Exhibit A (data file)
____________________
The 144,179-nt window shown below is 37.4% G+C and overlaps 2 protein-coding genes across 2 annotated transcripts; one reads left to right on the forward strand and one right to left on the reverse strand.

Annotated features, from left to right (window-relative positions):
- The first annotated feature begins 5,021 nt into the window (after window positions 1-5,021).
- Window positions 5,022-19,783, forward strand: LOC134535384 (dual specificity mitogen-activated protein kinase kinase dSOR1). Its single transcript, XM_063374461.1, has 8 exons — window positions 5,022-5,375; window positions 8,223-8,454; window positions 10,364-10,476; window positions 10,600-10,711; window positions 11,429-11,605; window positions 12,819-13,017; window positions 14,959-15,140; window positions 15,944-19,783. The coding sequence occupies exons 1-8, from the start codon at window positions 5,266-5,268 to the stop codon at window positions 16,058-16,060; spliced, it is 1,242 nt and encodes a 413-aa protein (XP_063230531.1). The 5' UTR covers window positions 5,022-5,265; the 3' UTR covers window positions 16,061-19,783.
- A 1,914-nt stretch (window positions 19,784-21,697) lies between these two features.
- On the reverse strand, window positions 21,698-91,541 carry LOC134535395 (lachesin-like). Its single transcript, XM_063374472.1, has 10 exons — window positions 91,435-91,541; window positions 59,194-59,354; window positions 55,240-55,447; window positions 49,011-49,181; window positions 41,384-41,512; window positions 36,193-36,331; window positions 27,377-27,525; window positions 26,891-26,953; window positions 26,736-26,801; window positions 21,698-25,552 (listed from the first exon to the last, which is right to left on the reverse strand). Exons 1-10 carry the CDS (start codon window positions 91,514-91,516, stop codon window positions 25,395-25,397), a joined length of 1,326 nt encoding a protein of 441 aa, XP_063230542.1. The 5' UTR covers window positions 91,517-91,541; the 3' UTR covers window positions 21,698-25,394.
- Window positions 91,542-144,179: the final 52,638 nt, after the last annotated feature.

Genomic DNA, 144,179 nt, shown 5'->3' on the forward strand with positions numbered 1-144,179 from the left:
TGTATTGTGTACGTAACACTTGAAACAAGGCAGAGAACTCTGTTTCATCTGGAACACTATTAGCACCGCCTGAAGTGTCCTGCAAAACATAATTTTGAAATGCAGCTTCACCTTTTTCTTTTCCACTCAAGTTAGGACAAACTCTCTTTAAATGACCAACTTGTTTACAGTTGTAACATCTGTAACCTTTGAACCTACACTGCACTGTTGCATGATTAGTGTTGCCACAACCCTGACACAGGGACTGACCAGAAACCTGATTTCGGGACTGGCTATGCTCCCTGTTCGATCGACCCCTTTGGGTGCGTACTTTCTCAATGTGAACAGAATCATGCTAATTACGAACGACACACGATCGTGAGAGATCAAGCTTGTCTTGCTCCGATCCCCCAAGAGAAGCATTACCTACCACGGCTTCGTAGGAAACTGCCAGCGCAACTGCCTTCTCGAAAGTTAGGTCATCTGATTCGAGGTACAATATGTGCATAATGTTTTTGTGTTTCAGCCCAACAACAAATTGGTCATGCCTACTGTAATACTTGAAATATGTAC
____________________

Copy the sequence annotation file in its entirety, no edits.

The 144,179-nt window shown below is 37.4% G+C and overlaps 2 protein-coding genes across 2 annotated transcripts; one reads left to right on the forward strand and one right to left on the reverse strand.

Annotated features, from left to right (window-relative positions):
- The first annotated feature begins 5,021 nt into the window (after window positions 1-5,021).
- Window positions 5,022-19,783, forward strand: LOC134535384 (dual specificity mitogen-activated protein kinase kinase dSOR1). Its single transcript, XM_063374461.1, has 8 exons — window positions 5,022-5,375; window positions 8,223-8,454; window positions 10,364-10,476; window positions 10,600-10,711; window positions 11,429-11,605; window positions 12,819-13,017; window positions 14,959-15,140; window positions 15,944-19,783. The coding sequence occupies exons 1-8, from the start codon at window positions 5,266-5,268 to the stop codon at window positions 16,058-16,060; spliced, it is 1,242 nt and encodes a 413-aa protein (XP_063230531.1). The 5' UTR covers window positions 5,022-5,265; the 3' UTR covers window positions 16,061-19,783.
- A 1,914-nt stretch (window positions 19,784-21,697) lies between these two features.
- On the reverse strand, window positions 21,698-91,541 carry LOC134535395 (lachesin-like). Its single transcript, XM_063374472.1, has 10 exons — window positions 91,435-91,541; window positions 59,194-59,354; window positions 55,240-55,447; window positions 49,011-49,181; window positions 41,384-41,512; window positions 36,193-36,331; window positions 27,377-27,525; window positions 26,891-26,953; window positions 26,736-26,801; window positions 21,698-25,552 (listed from the first exon to the last, which is right to left on the reverse strand). Exons 1-10 carry the CDS (start codon window positions 91,514-91,516, stop codon window positions 25,395-25,397), a joined length of 1,326 nt encoding a protein of 441 aa, XP_063230542.1. The 5' UTR covers window positions 91,517-91,541; the 3' UTR covers window positions 21,698-25,394.
- Window positions 91,542-144,179: the final 52,638 nt, after the last annotated feature.

Genomic DNA, 144,179 nt, shown 5'->3' on the forward strand with positions numbered 1-144,179 from the left:
TGTATTGTGTACGTAACACTTGAAACAAGGCAGAGAACTCTGTTTCATCTGGAACACTATTAGCACCGCCTGAAGTGTCCTGCAAAACATAATTTTGAAATGCAGCTTCACCTTTTTCTTTTCCACTCAAGTTAGGACAAACTCTCTTTAAATGACCAACTTGTTTACAGTTGTAACATCTGTAACCTTTGAACCTACACTGCACTGTTGCATGATTAGTGTTGCCACAACCCTGACACAGGGACTGACCAGAAACCTGATTTCGGGACTGGCTATGCTCCCTGTTCGATCGACCCCTTTGGGTGCGTACTTTCTCAATGTGAACAGAATCATGCTAATTACGAACGACACACGATCGTGAGAGATCAAGCTTGTCTTGCTCCGATCCCCCAAGAGAAGCATTACCTACCACGGCTTCGTAGGAAACTGCCAGCGCAACTGCCTTCTCGAAAGTTAGGTCATCTGATTCGAGGTACAATATGTGCATAATGTTTTTGTGTTTCAGCCCAACAACAAATTGGTCATGCCTACTGTAATACTTGAAATATGTAC